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  • Table l. Salmon counts,ll Kvichak River, 1932-1984.

    Year King Salmon Chum Salmon Pink Salmon Coho Salmon

    1932 y 6 '113 l ,018 200 No surveys

    1966 67,500 "

    1968 88,000 "

    1976 35 16 'l 00 "

    1978 440,000 "

    1980 1,000 25,000 "

    1984 200 165,000 "

    Totals 7,348 l ,018 801 ,800 Mean Index l ,837 l ,018 114,543

    ll Aerial peak counts unless otherwise noted

    y Weir count

    (Literature Cited: 2 and 5)

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  • only one observation regarding Kvichak chums and there are no data on file describing coho escapements although small numbers of cohos have been re- corded at locations around Iliamna Lake such as the Lower Talarik Creek weir (n = 109 in 1973, n = 13 in 1974). Additional surveys will be necessary in the future if escapement trend information for the above species is desired.

    Alagnak (Branch) River

    Salmon escapement counts for species other than sockeye date from 1961 to the present. King salmon counts are presented in Table 2. Counts from both count- ing towers and aerial surveys are presented with the aerial counts probably serving as a more reliable indicator in this case. Counting tower operations generally terminated during early August while kings were still migrating up the river to spawning areas so fish were probably missed at the tower for that reason. Additionally, kings are often mid river migrants making them more difficult to count from counting towers. The aerial surveys conducted since at least 1968 were scheduled to target directly on spawning kings and they provide the most useful indicator of king escapement trends. Overall, aerial surveys have yielded a mean annual escapement index of 5,348 kings in the Alagnak River and the run currently appears to be quite healthy. Chum salmon counts are presented in Table 3. Aerial survey counts during recent years have yi e 1 ded much higher mean index va 1 ues than tower counts from earl i er-·years. It is strongly suspected that the aerial survey counts again are a more accurate indicator of chum escapement magnitudes than the earlier tower counts for the same reasons mentioned above in discussing king counts. The Alagnak is the most significant chum salmon spawning area in the Naknek-Kvichak drainage and as such should be considered a prime chum index stream for future escapement monitoring.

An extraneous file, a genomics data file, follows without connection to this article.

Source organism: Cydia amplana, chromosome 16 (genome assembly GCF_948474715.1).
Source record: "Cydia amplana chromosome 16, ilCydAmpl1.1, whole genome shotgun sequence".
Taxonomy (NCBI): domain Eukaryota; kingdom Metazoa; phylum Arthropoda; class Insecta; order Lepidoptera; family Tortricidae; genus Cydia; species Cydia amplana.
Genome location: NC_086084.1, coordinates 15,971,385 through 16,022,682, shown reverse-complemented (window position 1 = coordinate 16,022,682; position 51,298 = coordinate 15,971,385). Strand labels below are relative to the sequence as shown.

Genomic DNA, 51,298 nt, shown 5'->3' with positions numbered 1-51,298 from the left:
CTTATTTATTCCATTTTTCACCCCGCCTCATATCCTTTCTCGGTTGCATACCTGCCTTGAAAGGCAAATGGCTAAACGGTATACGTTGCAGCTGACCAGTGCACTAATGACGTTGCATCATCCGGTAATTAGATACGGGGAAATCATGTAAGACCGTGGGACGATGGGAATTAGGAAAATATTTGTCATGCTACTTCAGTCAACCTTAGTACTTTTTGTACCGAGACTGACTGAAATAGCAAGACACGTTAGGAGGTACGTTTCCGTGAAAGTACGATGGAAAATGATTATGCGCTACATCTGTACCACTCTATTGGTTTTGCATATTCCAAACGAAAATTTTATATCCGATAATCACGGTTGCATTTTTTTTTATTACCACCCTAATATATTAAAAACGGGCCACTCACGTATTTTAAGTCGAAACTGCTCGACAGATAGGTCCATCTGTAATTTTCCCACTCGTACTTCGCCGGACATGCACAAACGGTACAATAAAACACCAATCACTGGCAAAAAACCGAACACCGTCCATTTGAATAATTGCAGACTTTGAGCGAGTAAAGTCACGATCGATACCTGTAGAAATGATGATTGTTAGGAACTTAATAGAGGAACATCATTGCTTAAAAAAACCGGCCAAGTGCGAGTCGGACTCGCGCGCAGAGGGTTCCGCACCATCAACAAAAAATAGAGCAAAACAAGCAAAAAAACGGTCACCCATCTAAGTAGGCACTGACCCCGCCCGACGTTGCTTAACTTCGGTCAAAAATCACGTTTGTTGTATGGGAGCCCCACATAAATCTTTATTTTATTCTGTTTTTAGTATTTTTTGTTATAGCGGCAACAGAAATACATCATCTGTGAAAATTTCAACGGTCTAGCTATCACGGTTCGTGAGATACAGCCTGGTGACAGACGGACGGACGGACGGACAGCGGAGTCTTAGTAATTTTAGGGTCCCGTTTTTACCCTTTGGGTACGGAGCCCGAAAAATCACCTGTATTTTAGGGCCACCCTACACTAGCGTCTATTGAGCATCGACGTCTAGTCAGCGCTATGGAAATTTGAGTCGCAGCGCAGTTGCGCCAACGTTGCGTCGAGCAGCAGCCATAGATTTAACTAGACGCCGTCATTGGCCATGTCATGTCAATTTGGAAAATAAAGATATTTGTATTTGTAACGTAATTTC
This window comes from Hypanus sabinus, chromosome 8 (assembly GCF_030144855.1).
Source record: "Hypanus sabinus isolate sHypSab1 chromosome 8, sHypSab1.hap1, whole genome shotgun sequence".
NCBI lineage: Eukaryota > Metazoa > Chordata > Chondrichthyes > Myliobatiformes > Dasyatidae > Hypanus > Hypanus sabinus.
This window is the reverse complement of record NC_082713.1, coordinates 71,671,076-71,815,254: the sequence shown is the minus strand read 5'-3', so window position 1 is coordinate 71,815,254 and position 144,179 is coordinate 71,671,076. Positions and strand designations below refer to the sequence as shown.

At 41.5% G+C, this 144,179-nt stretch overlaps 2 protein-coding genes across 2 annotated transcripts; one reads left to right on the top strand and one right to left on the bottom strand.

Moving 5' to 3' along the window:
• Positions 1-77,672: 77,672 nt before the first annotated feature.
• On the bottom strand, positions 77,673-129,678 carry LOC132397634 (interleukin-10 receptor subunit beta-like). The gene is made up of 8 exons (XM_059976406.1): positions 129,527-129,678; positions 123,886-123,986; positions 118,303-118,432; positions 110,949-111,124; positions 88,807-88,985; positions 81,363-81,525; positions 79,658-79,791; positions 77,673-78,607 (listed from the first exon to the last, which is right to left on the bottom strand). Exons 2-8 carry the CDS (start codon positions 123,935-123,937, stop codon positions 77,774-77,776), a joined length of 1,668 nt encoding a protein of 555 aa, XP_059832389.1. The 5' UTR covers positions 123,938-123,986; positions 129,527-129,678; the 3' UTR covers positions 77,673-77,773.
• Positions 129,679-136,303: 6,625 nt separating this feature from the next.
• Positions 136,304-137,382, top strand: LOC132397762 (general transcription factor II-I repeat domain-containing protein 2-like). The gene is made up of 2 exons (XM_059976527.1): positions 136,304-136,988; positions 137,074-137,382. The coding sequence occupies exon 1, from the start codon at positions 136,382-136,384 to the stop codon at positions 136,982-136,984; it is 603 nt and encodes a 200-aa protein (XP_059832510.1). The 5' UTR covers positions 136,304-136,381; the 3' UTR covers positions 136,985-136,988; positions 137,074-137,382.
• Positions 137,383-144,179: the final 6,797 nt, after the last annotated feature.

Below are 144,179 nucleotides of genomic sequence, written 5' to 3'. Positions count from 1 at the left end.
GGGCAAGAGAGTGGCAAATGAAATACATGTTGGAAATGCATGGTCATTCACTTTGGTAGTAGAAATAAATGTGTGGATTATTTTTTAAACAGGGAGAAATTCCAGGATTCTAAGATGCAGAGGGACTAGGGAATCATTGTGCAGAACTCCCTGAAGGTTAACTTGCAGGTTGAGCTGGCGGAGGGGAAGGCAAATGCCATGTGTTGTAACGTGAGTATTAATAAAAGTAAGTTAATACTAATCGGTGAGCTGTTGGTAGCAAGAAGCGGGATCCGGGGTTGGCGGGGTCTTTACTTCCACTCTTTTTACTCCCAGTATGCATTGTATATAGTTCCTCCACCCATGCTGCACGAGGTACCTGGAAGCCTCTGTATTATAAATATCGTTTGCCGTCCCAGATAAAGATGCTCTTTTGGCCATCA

Alagnak River pink salmon counts are presented in Table 4. Both counting tower and aerial counts are listed but much more reliance should be placed on the aerial counts. Again, the tower counts were terminated too early to yeild accurate pink tallies and also many pinks spawn in lower river areas downstream of the counting tower sites. An even year mean escapement index of 283,079 pinks has been obtained.

    Alagn